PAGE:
Okay. It’s true, as Johnson says, that video games can be intensely challenging and absorbing, and that book-loving snobs tend to be oblivious to this fact. It’s true that “The Sopranos” is complicated and subtle as well as violent. And although you yourself don’t watch “24,” your smart colleagues talk endlessly about its intricate plotting.
What’s more: You love how comfortable your kids are with new technology. You totally agree that “the ability to take in a complex system and learn its rules on the fly is a talent with great real-world applicability.” Maybe they can support you in your old age!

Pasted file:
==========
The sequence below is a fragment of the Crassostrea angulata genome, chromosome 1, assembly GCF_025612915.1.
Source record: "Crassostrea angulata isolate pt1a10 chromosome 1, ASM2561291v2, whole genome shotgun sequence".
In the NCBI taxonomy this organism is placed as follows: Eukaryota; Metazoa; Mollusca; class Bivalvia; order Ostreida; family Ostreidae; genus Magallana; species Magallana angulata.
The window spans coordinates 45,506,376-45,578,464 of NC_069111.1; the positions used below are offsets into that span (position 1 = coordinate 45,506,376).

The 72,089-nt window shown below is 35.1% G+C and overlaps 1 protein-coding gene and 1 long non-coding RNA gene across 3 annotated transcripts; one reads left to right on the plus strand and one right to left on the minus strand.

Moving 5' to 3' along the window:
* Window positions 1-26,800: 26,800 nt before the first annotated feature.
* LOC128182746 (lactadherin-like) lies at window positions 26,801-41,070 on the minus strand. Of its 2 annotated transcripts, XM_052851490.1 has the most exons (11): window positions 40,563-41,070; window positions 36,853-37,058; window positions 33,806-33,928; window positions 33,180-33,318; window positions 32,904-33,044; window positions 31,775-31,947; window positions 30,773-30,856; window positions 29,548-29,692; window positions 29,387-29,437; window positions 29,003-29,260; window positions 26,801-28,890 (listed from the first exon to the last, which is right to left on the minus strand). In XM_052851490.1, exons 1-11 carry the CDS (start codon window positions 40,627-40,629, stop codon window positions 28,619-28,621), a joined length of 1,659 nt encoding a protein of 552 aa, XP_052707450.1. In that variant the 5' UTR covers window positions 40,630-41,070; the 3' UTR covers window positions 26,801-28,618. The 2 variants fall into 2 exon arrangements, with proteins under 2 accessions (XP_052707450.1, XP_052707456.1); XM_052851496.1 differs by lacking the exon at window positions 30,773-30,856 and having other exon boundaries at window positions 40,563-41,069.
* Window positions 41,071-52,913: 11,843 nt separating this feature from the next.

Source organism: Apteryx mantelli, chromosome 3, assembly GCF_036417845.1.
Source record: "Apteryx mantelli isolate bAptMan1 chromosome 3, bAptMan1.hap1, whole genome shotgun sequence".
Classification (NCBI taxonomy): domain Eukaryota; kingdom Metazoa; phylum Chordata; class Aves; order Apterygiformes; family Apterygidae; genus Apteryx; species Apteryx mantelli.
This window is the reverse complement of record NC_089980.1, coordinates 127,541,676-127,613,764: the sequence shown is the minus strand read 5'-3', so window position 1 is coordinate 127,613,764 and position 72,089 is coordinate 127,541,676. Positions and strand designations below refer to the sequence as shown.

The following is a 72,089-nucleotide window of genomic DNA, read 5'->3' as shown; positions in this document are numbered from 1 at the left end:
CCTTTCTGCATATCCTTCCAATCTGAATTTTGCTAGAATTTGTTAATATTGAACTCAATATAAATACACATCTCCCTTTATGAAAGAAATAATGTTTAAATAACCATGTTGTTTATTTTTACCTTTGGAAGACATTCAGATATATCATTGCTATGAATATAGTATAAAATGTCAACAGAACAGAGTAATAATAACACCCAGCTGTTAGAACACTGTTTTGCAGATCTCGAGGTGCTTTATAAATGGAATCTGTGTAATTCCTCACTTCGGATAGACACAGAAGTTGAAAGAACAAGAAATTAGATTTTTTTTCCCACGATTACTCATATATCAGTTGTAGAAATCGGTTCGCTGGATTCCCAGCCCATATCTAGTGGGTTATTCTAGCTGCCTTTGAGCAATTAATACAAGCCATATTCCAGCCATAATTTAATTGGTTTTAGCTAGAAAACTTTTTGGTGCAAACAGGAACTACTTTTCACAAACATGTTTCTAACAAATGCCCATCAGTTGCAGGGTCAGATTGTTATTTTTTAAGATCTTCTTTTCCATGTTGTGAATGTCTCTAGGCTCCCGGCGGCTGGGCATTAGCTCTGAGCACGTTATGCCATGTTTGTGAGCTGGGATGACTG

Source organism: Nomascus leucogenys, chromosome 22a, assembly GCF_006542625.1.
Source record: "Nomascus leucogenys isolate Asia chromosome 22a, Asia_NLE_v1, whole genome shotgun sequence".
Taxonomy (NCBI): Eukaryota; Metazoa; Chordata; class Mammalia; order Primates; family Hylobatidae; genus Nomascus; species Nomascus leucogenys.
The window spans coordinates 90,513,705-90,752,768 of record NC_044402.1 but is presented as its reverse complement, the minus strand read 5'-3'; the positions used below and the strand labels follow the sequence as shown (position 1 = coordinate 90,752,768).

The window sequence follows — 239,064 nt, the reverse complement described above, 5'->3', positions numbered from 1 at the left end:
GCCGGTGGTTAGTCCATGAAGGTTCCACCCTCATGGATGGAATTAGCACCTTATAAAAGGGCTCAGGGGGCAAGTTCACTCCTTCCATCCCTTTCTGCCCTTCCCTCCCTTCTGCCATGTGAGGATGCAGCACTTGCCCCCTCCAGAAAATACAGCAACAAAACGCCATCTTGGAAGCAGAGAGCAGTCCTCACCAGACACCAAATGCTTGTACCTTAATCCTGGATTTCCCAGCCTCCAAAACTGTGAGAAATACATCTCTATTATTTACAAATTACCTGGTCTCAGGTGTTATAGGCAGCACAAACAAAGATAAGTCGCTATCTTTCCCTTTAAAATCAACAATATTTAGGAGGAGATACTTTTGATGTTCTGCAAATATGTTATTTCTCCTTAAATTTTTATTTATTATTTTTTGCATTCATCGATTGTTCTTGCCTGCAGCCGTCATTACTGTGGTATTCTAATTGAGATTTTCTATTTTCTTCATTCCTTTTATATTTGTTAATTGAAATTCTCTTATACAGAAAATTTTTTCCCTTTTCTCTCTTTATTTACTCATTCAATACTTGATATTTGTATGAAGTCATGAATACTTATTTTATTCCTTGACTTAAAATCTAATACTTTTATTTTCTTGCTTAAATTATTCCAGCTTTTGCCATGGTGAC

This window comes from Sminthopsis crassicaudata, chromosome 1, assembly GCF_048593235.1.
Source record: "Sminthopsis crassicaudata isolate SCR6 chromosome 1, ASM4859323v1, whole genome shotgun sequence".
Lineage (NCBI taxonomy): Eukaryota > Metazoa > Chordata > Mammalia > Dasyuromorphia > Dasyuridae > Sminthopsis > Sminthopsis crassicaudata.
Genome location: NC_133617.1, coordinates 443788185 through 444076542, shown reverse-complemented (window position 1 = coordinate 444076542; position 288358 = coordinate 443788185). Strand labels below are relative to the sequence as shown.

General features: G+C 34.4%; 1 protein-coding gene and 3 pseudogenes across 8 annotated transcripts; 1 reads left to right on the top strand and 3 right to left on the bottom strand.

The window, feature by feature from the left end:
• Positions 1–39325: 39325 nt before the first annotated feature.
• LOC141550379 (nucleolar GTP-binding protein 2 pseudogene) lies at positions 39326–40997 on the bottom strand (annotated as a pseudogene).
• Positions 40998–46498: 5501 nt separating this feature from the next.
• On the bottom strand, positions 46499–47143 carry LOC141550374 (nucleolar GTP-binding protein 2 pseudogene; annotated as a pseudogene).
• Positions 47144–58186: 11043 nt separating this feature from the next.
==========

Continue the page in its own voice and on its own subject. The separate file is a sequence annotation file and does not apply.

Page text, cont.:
In fact, if you ignore the absurdly sweeping assertion of Johnson’s title — and hey, he says, if you can’t see that “Everything Bad Is Good for You” is winking at the reader, we’ve really got a failure to communicate — his core argument seems reasonable enough.
To summarize briefly: He’s talking trends, not absolutes, and over the past 30 years, the trend in both video games and television shows has been toward forms that are more cognitively demanding. (He doesn’t dwell on the Internet, which he thinks needs little defense.) —Bob Thompson —The ‘Bad’ Guy: Steven Johnson Thinks Video Games And Violent TV Are Good for the Brain (Washington Post (will expire))